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Comic Review: Action Comics #979

Action Comics #979 (DC Comics) action-comics-979-Clay-Mann

One of the most consistent DC Rebirth books has been Action Comics. The back to basics super heroics approach to the Man of Steel has been a very solid read, much in part to the writing skills of Dan Jurgens. By peppering in clues to the Rebirth event as a whole, Action Comics has become one of the must read Rebirth titles, and with the start of the “Revenge” storyline, that’s not ending any time soon.

With Clark and Lois moving back to Metropolis (and recently back as residents of “our” universe), things are starting to look up for the Man of Steel again. However, members of his rogues gallery are secretly meeting and joining forces thanks to Blanque, the villain who has been imprisoned in Superman’s Fortress of Solitude for a majority of the series since the DC Rebirth relaunch.  As he assembles Mongul, Eradicator, and other villains, we quickly learn that the actual man behind the scenes is none other than Hank Henshaw, who has now returned to his Cyborg Superman persona and is ready for his revenge.

While it’s a bit of a bummer that this issue doesn’t feature Superman squaring off with the Revenge Squad, the set up from Dan Jurgens is well worth it. Jurgens has a long history with Superman, and he uses that to his advantage here. There have been a lot of changes made to these characters in New 52 and DC Rebirth, but somehow Jurgens is able to make these changes work within his script, turning it back so the classic versions of these characters are still in place despite all of the changes made to them.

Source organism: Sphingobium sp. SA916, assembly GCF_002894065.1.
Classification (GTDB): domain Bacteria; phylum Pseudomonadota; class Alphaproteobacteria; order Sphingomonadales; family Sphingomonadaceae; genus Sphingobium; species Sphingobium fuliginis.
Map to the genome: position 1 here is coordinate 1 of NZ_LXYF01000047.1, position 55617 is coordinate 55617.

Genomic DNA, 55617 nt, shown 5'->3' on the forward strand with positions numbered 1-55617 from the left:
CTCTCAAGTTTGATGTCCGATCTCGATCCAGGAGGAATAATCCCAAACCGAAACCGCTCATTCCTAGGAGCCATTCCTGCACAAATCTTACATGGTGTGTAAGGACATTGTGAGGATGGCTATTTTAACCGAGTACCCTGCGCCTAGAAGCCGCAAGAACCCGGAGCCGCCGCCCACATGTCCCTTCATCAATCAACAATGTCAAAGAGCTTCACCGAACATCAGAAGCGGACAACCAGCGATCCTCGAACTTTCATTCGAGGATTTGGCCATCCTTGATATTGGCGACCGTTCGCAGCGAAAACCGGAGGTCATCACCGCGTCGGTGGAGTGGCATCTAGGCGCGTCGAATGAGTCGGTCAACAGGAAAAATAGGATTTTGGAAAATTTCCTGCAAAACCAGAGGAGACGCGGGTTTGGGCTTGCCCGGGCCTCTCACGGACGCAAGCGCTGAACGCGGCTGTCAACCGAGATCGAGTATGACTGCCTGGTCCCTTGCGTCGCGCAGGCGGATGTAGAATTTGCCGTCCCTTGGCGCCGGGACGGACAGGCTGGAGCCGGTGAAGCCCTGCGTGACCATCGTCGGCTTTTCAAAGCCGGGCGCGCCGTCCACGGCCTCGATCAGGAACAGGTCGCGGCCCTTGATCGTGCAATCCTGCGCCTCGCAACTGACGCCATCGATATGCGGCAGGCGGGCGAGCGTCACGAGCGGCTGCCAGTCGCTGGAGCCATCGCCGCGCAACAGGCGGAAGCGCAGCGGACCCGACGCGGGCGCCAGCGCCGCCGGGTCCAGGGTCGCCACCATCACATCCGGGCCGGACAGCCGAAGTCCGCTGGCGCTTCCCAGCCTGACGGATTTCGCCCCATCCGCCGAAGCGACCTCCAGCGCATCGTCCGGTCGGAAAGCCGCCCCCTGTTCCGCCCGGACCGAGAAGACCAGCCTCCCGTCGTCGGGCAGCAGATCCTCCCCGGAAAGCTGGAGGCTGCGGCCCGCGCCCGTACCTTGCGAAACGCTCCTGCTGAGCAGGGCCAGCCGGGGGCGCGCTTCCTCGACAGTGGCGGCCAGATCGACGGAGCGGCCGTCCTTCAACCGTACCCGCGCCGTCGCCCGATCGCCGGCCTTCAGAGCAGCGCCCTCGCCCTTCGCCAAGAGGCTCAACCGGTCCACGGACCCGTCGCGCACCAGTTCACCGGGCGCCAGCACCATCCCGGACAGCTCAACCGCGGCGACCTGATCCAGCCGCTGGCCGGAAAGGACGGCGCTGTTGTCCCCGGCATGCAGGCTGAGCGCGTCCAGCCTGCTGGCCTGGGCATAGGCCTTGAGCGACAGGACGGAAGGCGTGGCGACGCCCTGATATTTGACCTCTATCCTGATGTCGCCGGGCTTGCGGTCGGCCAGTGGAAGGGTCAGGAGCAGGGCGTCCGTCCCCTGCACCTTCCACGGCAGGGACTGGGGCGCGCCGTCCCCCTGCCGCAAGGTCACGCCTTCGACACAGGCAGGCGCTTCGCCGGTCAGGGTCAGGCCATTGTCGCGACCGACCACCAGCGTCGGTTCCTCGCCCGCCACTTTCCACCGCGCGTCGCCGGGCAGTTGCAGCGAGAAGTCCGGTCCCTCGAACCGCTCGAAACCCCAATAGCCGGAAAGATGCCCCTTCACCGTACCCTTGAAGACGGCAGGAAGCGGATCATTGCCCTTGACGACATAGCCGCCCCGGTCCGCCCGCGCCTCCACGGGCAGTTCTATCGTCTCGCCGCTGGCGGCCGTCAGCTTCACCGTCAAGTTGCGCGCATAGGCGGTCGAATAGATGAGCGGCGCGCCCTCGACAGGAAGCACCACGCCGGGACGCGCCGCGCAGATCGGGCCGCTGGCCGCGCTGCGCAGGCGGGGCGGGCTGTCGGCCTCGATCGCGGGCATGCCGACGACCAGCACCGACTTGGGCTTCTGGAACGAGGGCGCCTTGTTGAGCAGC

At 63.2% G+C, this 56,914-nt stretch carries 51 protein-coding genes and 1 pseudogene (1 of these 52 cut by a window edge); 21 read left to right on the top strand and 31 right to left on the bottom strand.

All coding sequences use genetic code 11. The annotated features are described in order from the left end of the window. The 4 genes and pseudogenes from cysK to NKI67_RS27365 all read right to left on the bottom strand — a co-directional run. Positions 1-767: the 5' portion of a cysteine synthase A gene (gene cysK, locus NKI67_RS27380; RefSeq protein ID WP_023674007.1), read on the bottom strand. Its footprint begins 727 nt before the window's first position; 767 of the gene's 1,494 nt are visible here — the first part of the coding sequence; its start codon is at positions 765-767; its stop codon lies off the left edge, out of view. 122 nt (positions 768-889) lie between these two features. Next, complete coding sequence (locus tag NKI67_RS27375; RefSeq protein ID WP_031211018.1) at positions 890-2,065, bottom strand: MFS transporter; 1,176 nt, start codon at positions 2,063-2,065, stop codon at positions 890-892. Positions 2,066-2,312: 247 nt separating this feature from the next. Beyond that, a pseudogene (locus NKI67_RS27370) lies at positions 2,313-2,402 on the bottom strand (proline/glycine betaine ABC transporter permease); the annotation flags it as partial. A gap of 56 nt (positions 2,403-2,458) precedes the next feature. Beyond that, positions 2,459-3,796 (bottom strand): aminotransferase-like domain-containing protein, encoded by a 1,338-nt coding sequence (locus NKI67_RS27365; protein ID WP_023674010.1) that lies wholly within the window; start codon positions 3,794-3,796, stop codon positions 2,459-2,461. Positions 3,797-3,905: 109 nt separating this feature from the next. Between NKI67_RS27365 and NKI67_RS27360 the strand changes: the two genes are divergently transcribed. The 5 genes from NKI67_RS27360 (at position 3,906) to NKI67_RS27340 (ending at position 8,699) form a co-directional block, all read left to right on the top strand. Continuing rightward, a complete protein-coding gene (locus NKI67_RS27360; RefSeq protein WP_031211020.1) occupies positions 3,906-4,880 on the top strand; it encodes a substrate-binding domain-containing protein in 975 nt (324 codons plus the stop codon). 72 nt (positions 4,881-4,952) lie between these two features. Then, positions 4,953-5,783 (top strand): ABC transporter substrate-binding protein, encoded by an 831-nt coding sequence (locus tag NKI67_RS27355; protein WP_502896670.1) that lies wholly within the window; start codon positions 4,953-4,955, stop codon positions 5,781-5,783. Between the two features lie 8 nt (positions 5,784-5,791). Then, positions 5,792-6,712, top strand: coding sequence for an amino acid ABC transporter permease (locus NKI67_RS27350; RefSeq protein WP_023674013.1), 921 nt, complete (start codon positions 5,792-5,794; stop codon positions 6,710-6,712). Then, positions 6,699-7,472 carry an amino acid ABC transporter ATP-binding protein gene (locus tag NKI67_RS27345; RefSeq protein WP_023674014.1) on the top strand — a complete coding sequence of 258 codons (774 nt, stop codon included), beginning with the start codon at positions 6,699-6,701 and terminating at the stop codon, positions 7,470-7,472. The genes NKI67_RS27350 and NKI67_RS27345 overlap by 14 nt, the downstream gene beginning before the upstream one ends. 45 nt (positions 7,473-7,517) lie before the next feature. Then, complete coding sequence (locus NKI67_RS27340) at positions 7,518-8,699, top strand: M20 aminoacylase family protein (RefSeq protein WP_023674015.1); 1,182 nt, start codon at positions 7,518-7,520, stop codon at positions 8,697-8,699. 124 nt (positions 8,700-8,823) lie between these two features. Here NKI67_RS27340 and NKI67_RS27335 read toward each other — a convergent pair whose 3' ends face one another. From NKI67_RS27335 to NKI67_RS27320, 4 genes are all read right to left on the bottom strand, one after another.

Patrick Zircher has been the main artist for Action Comics, and it’s great to see him here. Zircher is not only the best artist in the Action Comics stable; he’s one of the best artists at DC period. Every panel here is spectacular, and filled with images that will totally be used for in house ads for years to come. Zircher always brings his A game for this series, but here he definitely outdoes himself.

“Revenge” serves as a great entry point for Action Comics. It’s a great example of what Dan Jurgens and his artists have been doing with this series: simple super hero stories that remind you why Superman is one of the greatest superheroes of all time. At a time when Superman should be the top dog in the yard, it’s good to see that Dan Jurgens thinks so as well.

 

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